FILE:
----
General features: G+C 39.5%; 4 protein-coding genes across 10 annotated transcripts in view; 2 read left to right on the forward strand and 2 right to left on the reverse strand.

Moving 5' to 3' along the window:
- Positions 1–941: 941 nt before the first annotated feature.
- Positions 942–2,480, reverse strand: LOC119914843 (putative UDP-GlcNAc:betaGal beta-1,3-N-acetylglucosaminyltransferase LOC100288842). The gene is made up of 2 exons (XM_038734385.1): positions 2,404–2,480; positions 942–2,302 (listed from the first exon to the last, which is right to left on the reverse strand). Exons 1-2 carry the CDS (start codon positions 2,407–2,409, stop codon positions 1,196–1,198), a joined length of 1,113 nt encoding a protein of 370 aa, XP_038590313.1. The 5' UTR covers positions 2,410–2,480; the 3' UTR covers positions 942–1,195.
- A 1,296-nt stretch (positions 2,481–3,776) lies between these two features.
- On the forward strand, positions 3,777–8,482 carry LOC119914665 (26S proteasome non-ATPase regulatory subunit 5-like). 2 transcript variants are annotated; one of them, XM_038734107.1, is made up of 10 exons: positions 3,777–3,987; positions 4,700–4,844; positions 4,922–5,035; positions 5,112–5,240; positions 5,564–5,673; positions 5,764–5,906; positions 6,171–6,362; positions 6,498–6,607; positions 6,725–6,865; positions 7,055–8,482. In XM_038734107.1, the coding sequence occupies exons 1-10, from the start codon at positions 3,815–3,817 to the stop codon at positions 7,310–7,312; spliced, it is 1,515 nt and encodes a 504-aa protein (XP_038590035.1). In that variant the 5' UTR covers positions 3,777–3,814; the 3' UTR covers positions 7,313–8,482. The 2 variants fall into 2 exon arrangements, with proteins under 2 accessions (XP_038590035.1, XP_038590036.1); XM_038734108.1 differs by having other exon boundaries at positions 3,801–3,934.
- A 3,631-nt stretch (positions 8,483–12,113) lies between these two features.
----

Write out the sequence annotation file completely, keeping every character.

General features: G+C 39.5%; 4 protein-coding genes across 10 annotated transcripts in view; 2 read left to right on the forward strand and 2 right to left on the reverse strand.

Moving 5' to 3' along the window:
- Positions 1–941: 941 nt before the first annotated feature.
- Positions 942–2,480, reverse strand: LOC119914843 (putative UDP-GlcNAc:betaGal beta-1,3-N-acetylglucosaminyltransferase LOC100288842). The gene is made up of 2 exons (XM_038734385.1): positions 2,404–2,480; positions 942–2,302 (listed from the first exon to the last, which is right to left on the reverse strand). Exons 1-2 carry the CDS (start codon positions 2,407–2,409, stop codon positions 1,196–1,198), a joined length of 1,113 nt encoding a protein of 370 aa, XP_038590313.1. The 5' UTR covers positions 2,410–2,480; the 3' UTR covers positions 942–1,195.
- A 1,296-nt stretch (positions 2,481–3,776) lies between these two features.
- On the forward strand, positions 3,777–8,482 carry LOC119914665 (26S proteasome non-ATPase regulatory subunit 5-like). 2 transcript variants are annotated; one of them, XM_038734107.1, is made up of 10 exons: positions 3,777–3,987; positions 4,700–4,844; positions 4,922–5,035; positions 5,112–5,240; positions 5,564–5,673; positions 5,764–5,906; positions 6,171–6,362; positions 6,498–6,607; positions 6,725–6,865; positions 7,055–8,482. In XM_038734107.1, the coding sequence occupies exons 1-10, from the start codon at positions 3,815–3,817 to the stop codon at positions 7,310–7,312; spliced, it is 1,515 nt and encodes a 504-aa protein (XP_038590035.1). In that variant the 5' UTR covers positions 3,777–3,814; the 3' UTR covers positions 7,313–8,482. The 2 variants fall into 2 exon arrangements, with proteins under 2 accessions (XP_038590035.1, XP_038590036.1); XM_038734108.1 differs by having other exon boundaries at positions 3,801–3,934.
- A 3,631-nt stretch (positions 8,483–12,113) lies between these two features.